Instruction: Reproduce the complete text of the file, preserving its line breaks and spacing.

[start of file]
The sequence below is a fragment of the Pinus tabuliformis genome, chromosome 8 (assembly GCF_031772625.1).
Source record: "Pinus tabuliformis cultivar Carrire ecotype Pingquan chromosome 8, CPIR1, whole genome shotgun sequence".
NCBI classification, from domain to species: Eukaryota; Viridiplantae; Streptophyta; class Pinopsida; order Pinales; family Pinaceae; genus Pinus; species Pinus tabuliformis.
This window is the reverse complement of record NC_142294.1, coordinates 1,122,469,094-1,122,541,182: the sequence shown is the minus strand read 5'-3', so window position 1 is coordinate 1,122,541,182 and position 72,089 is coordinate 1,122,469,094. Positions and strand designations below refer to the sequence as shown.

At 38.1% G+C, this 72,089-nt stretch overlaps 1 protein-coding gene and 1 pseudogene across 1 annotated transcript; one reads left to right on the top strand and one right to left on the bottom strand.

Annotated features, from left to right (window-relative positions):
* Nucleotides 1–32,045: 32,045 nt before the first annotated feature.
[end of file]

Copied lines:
The sequence below is a fragment of the Pinus tabuliformis genome, chromosome 8 (assembly GCF_031772625.1).
Source record: "Pinus tabuliformis cultivar Carrire ecotype Pingquan chromosome 8, CPIR1, whole genome shotgun sequence".
NCBI classification, from domain to species: Eukaryota; Viridiplantae; Streptophyta; class Pinopsida; order Pinales; family Pinaceae; genus Pinus; species Pinus tabuliformis.
This window is the reverse complement of record NC_142294.1, coordinates 1,122,469,094-1,122,541,182: the sequence shown is the minus strand read 5'-3', so window position 1 is coordinate 1,122,541,182 and position 72,089 is coordinate 1,122,469,094. Positions and strand designations below refer to the sequence as shown.

At 38.1% G+C, this 72,089-nt stretch overlaps 1 protein-coding gene and 1 pseudogene across 1 annotated transcript; one reads left to right on the top strand and one right to left on the bottom strand.

Annotated features, from left to right (window-relative positions):
* Nucleotides 1–32,045: 32,045 nt before the first annotated feature.